The author turns his attention to the scandal that, in Orpheus' poem, which was used for initiations into the Orphic mysteries of Dionysus, the poet makes Zeus commit polygamy and incest. For Zeus rapes his own mother Rhea (who bears Demeter), and then his sister-daughter Demeter (with Persephone as the result.

Zeus' rape of his mother was narrated later in the poem; the birth of Demeter, the fruit of this union.

* * *

So (Orpheus) named everything likewise as best he was able, since he understood that people do not all have a similar nature and do not all desire the same things: when they have the most power they say whatever comes into their minds-whatever they may happen to desire, not at all the same things-driven by greed, but on occasion by ignorance as well.

"Earth," "Mother," "Rhea" and "Hera" are the same. "Ge" and "Gaia" in accord with individuals' dialect. She was called "Demeter" like "Ge Meter,"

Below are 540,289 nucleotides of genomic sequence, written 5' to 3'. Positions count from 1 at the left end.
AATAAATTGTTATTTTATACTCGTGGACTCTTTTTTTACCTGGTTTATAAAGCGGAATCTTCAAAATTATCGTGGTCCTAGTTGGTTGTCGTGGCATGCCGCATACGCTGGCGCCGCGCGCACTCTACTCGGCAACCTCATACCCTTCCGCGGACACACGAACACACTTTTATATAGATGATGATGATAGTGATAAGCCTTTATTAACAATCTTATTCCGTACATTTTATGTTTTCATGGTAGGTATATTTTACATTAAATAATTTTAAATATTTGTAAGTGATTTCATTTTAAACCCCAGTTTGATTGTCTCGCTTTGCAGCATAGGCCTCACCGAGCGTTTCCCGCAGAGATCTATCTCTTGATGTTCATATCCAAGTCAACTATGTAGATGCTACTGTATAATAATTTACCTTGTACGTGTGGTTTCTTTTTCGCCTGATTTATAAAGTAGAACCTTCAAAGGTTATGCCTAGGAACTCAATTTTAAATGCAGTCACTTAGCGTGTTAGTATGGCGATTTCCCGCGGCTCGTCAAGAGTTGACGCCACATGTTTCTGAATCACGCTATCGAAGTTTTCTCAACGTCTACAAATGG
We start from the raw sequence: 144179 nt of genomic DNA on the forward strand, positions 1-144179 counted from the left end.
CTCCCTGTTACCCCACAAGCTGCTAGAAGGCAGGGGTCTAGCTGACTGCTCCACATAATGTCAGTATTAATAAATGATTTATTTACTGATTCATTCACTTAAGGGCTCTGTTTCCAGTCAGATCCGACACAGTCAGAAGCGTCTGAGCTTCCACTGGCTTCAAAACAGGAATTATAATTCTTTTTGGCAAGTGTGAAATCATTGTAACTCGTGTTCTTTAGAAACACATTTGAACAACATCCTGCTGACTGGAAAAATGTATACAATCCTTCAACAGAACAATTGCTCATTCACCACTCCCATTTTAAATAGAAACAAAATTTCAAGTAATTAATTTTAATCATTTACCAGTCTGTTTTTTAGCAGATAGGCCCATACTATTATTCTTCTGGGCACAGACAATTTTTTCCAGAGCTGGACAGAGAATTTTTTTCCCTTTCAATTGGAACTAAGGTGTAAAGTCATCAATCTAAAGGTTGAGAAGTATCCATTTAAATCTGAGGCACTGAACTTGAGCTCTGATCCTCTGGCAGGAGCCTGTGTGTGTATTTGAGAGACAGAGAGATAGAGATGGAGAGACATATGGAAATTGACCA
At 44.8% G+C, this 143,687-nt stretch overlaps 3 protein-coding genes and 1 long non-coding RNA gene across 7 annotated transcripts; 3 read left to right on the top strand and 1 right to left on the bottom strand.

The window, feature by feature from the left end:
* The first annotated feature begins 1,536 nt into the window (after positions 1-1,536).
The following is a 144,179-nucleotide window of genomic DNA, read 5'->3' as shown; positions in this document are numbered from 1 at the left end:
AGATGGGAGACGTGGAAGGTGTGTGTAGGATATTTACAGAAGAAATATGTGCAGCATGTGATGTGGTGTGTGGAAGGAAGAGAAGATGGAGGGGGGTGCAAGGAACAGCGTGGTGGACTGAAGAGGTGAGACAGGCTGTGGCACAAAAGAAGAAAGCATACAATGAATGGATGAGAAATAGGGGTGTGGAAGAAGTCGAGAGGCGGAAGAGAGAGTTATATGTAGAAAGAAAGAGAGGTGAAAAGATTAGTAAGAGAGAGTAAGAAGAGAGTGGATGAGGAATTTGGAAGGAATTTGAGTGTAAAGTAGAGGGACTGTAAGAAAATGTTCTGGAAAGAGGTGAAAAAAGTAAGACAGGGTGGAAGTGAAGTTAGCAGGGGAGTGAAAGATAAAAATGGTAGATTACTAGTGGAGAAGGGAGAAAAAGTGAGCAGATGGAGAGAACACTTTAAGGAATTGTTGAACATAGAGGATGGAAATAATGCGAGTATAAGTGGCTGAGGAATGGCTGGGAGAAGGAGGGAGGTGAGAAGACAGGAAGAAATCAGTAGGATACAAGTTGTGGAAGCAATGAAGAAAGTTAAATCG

There is a statement in his Hymns too: "Demeter Rhea Ge Meter Hestia Deio."

Air / Zeus / Mind / Wisdom / Fate /Aphrodite etc., which has no gender at all.

"He contrived the great strength of wide-flowing Ocean."

"He put in it the might of silver-swirling Acheloiis."

Those who do not understand the phrase (metros [h]eas) suppose that it means "his own mother." But had (Orpheus) wanted to present the god as "wanting to unite with his own mother in love," he could have said "his own (heoio) mother," by changing some letters. For in this way it would become "his own"... of her... obvious that... in the... both ... good (mother)...

]ουε ̣[θ]ε̣ῶν[

ὁ κείμ[ενα] μετ̣α̣θ̣[ε ἐ]κ̣δ̣οῦναι

μᾶλλ[ον ἃ] σ̣ίνεται̣ [ ]τ̣ὰ τῆς τύχης γὰ̣[ρ]

οὐκ εἴ̣[α λα]μβάνει̣ν̣ ̣ ἆρ' οὐ τά̣[ξιν ἔχει διὰ τό]ν̣δε κόσμος;

5κατὰ̣ [ταὐτ]ὰ̣̣ Ἡρ̣άκλ̣ε̣ιτος μα̣[ρτυρόμενος] τ̣ὰ κοινὰ

____ κατ̣[αστρέ]φ̣ει τὰ ἴδ̣[ι]α̣· ὅσπερ ἴκελ̣α̣ [ἀστρο]λόγωι λέγων [ἔφη·]

ἥλι̣[ος ̣ ̣ ̣] ̣ου κατὰ φ̣ύσιν ἀν̣θρω[πηΐου] ε̣ὖρος ποδός [ἐστι,]

τὸ μ̣[έγεθο]ς̣ οὐχ ὑπε̣ρβάλλων εἰκ̣[ότας οὔ]ρους ε[ὔρους]

[ἑοῦ· εἰ δὲ μ]ή̣, Ἐρινύε̣[ς] νιν ἐξευρήσου̣[σι, Δίκης ἐπίκουροι·]

10[ὅπως δὲ μηδὲν ὑπερ]βατὸν ποῆι κ[

]α̣ι̣ θυο̣ ̣[

]α δίκης[

]μηνὶ τακ[τῶι

] ̣ ̣ ι̣π̣α̣ι̣c̣ε̣